Report Title

An Evaluation of the Effectiveness of the National Diabetes Education Program from the Perspective of Registered Dietitians

Collective Title

Master of Science in Nutrition and Dietetics Research Reports 2021


Background: Diabetes is currently the seventh leading cause of death in the United States. While knowledge and awareness of T2DM remains high, the perception of risk is still quite low despite education programs such as the National Diabetes Education Program (NDEP). Diabetes treatment centers incorporate this education program into their patient care to address exercise, diabetes management, emotional issues, and healthy eating and cooking.

Objective: To evaluate the effectiveness of the National Diabetes Education Program for T2DM populations from the perspective of registered dietitians in the United States.

Design: An anonymous online survey of 24 questions was designed to collect respondents' experiences using the NDEP and their clients’ or patients’ opinions of the program. The survey was a mix of multiple choice, Likert scale, and open-ended type questions.

Participants: The survey was sent via the Commission on Dietetic Registration (CDR) email list to a random sample of approximately 5,000 registered dietitians (RDs) in the United States. To participate in the survey, participants must be credentialed as a RD in the United States of America and an instructor for any part of the NDEP at least once. There were 10 survey respondents.

Data Analysis: Data was extracted and downloaded from Qualtrics. Frequency and percentages of the quantitative data were calculated to produce pie charts of survey results and a demographics table. Qualitative data was analyzed and coded for themes, then translated into a descriptive figure of the results.

Results: After receiving education from the NDEP, 80% of the RDs responded that on average their patients/clients experienced a decrease in fasting blood glucose levels and 70% of RDs responded that on average their patients/clients experienced a decrease in HbA1c levels. 78% of RDs responded they were satisfied with the NDEP materials and resources and 60% reported their patients/clients were satisfied. Challenges reported in the instruction of the NDEP were the cost of program supplies, lack of culture or ethnicity options, patient literacy concerns, lack of patient disease knowledge, and limited access to glucose meters. An establishment of community support and quality materials provided by the NDEP were reported as benefits to patient care. Improvements in mental health, diet, and understanding of diabetes management were reported by patients/clients who participated in the NDEP.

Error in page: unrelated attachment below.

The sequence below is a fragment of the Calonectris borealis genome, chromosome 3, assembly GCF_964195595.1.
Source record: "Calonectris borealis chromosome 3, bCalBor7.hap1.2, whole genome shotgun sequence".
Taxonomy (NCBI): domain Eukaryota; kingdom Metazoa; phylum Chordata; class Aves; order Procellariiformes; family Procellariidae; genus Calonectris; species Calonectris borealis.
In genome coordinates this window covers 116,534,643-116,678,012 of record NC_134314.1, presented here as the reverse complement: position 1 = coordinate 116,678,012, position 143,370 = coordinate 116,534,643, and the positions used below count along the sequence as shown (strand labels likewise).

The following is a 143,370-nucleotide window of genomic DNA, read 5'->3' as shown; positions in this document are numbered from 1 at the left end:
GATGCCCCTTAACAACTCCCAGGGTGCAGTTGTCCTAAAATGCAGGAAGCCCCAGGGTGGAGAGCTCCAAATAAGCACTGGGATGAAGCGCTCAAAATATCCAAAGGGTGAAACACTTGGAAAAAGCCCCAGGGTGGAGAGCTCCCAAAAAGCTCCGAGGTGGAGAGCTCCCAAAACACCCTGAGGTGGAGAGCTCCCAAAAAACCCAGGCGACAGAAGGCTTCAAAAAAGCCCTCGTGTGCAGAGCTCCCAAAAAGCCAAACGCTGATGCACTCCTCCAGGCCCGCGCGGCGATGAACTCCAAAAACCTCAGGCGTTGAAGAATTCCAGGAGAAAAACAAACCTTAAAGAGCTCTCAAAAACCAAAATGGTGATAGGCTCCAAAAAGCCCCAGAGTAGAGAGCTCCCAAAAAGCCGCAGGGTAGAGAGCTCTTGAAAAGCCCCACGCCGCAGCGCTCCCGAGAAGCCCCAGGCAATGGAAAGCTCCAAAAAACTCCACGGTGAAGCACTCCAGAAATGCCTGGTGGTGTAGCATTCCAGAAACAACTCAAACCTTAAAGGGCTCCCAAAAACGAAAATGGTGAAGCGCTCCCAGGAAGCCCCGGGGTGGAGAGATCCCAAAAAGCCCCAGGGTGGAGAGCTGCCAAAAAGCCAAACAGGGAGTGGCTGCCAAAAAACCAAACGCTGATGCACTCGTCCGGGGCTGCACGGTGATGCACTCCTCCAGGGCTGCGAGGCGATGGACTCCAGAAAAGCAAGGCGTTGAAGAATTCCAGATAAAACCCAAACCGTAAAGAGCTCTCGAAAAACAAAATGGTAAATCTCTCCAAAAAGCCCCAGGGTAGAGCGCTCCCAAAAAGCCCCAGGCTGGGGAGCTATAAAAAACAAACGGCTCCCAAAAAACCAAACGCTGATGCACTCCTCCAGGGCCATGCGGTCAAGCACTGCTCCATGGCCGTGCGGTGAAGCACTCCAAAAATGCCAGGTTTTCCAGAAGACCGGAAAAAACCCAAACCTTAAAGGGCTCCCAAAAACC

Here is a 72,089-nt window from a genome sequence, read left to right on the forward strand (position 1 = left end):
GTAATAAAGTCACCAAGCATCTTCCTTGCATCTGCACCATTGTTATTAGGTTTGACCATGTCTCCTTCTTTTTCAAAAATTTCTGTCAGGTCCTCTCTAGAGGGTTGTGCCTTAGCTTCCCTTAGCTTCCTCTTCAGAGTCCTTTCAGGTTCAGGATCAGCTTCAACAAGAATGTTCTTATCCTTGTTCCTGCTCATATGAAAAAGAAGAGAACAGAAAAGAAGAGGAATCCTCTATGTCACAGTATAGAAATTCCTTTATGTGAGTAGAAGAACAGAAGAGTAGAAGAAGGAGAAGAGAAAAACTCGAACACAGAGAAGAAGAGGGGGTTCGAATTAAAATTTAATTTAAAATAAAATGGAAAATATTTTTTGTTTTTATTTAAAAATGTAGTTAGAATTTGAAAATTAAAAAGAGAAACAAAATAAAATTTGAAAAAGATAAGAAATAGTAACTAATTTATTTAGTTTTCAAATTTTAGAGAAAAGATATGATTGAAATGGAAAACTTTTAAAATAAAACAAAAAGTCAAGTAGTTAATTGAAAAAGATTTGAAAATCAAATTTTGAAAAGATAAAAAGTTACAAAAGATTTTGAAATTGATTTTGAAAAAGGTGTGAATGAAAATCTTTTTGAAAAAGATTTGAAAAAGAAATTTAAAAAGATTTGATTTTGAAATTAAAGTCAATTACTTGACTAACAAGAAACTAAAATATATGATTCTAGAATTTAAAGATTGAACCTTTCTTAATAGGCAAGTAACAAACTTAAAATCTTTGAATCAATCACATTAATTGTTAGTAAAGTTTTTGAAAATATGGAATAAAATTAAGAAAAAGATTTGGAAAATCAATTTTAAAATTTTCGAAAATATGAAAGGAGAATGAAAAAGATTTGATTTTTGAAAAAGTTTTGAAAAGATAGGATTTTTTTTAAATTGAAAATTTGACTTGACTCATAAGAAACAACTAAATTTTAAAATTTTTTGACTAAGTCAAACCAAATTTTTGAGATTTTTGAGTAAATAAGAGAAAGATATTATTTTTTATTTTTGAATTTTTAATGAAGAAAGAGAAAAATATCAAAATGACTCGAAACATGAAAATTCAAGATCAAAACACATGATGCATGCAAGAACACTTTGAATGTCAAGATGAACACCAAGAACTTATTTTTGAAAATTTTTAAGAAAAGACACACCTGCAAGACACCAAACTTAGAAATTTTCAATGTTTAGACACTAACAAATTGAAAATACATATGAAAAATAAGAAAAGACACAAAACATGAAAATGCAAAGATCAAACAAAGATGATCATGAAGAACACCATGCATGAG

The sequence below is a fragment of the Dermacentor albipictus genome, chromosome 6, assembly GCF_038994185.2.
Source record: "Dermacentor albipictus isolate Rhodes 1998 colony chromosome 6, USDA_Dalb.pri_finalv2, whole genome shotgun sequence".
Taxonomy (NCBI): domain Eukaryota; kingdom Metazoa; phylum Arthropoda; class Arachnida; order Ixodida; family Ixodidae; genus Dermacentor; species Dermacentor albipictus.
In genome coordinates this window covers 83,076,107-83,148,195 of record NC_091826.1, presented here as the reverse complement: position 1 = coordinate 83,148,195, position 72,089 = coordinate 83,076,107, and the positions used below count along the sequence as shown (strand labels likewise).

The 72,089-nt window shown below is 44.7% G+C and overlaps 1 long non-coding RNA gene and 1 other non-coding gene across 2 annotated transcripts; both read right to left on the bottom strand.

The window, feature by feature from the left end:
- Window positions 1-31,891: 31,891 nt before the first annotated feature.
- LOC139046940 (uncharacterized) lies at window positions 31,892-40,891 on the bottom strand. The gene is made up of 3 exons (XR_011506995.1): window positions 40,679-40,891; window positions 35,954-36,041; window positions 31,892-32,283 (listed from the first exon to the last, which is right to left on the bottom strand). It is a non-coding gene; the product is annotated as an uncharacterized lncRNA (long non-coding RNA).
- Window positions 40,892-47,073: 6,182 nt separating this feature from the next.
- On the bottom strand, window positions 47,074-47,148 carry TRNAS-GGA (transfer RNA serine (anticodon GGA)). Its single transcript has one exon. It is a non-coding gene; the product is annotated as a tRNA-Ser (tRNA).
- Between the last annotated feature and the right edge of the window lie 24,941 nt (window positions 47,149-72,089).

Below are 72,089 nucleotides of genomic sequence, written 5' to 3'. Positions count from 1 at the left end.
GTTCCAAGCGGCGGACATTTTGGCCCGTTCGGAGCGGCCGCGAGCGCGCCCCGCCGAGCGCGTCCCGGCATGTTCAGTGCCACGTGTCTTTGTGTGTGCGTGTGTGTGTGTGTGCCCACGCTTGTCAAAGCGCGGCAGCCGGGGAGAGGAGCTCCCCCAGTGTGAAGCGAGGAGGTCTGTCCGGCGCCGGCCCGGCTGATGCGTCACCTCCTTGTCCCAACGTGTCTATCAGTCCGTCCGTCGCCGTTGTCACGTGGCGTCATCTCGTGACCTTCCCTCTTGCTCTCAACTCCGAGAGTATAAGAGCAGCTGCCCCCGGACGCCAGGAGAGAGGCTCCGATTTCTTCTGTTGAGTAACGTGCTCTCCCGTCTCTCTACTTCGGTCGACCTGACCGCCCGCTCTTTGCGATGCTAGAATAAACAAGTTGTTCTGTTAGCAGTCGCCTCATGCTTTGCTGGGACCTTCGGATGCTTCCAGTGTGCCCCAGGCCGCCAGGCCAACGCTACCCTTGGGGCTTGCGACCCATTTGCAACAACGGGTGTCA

Conclusion: The NDEP improved diabetes management and quality of life as reported by RDs and patients themselves. However, the low response rate suggests that the NDEP is not used widely enough to have a significant impact on the diabetes population overall.

LLU Discipline

Nutrition and Dietetics


Nutrition and Dietetics


School of Allied Health Professions

First Advisor

Gurinder Bains

Second Advisor

Lida Gharibvand

Third Advisor

Edward Bitok

Degree Name

Master of Science (MS)

Degree Level


Year Degree Awarded


Date (Title Page)




Library of Congress/MESH Subject Headings

National Diabetes Education Program; Program Evaluation


Research Report

Page Count

16 p.

Digital Format


Digital Publisher

Loma Linda University Libraries

Usage Rights

This title appears here courtesy of the author, who has granted Loma Linda University a limited, non-exclusive right to make this publication available to the public. The author retains all other copyrights.


Loma Linda University Research Reports

Collection Website


Loma Linda University. University Libraries.